As the next round of fire shows began, a text on Tinder from a girl I’d had a conversation with earlier on came through. Followed by a notification from a local newspaper app, a headline in Thai that translated to ‘Northern Girl Gang Raped in Bush. Dating App. The New Community Threat.’ I ignored the newspaper and opened Tinder to read the message anyway.

“Hey! It’s low tide! Do you want to meet at your beach?”

She stayed at the nearby beach. During low tide, you can walk from one beach to the other and it happens twice a day. Beyond the bar area, it was completely dark. I looked around and was surprised as the place began to reveal its dark side. There are millions of ways to carry out a criminal act around here and I can see why Jo Nesbo chose this place to write mystery novels. I agreed to meet up with my Tinder match on the dark beach and was preparing to leave, but the ginger guy said something that made me freeze.

“You know I’ve never done it with a man. I’m always curious what it feels like.”

The atmosphere and isolation of the place can also make a man feel defeated, and emotionally fragile. Maybe the choice for female companionship was limited as they’re mostly accompanied by their boyfriends; there was nothing much you could do. I thought briefly about the news headline and reassured myself that I wasn’t stupid enough to let it happen when, in fact, I’m about to do the exact same foolish thing the girl in the local news did.

I called the blonde for two straight shots of SangSom rum. Instead of going to join a science experiment project with the ginger guy or wandering in the dark, with the light from my phone screen, looking for my Tinder match. I went straight back to my resort and puked in the toilet.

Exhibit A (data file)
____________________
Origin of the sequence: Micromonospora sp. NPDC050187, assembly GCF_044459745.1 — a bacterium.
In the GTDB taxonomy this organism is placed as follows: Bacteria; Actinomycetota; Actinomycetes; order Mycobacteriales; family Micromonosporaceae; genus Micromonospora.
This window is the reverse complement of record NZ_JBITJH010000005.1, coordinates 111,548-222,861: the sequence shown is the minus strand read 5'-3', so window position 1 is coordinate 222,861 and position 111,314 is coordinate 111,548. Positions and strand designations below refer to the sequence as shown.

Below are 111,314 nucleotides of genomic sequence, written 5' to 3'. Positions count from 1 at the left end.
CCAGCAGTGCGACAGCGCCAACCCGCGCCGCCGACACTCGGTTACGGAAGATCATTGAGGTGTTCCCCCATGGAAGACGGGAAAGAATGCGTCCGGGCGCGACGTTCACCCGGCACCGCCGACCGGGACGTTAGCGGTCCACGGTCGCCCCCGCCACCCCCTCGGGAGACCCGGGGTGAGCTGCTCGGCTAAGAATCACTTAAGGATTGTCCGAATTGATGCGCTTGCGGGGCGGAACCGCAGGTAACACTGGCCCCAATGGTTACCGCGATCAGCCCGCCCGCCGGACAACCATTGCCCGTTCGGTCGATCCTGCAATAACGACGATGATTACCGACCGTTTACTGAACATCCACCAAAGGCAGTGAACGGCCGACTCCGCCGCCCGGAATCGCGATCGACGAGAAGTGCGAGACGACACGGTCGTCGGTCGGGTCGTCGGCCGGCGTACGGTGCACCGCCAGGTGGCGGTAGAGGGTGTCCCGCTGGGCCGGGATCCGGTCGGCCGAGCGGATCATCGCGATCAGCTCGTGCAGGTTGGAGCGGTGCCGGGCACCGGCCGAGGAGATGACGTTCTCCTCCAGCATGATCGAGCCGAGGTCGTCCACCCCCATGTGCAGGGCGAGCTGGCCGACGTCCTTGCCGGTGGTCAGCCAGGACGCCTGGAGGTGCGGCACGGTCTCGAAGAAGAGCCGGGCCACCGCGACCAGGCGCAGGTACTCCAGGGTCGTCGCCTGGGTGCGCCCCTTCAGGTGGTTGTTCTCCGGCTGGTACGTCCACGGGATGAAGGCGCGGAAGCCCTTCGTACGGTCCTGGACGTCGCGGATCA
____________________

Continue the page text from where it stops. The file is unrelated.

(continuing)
The next afternoon I was out looking for Jo Nesbo during the power outage which was, basically, just to say hello to several rock climbers and showed them a picture of him and asked if, by any chance, they have seen him. It’s as if I was out finding a missing person after the place had been washed out by a tsunami.

The search for Jo Nesbo was fruitless. I didn’t try email because that would cause so much trouble through his agent and publisher; therefore planning to bump into him by accident was the more professional move.

On my last day at the beach, I had a look at a flyer board. Most of the flyers were either looking for or selling rock climbing equipment and an announcement offering an opportunity from a European television channel to recruit fearless contenders to appear on their version of The Amazing Race reality show.

I thought it might be a good idea to leave a personal note to Jo Nesbo and pinned it on the board, next to the Amazing Race ad, in case he might be interested to join the TV program and would notice my message on the board. It’s unbelievable how much things changed over the course of one year. My career trajectory changed from journalism to working in marketing, as did my habit when visiting a bookstore (I checked the mystery section to see Jo Nesbo’s achievements in the trade paperbacks and mentally developed my own mystery fiction) and my opinion about smartphones.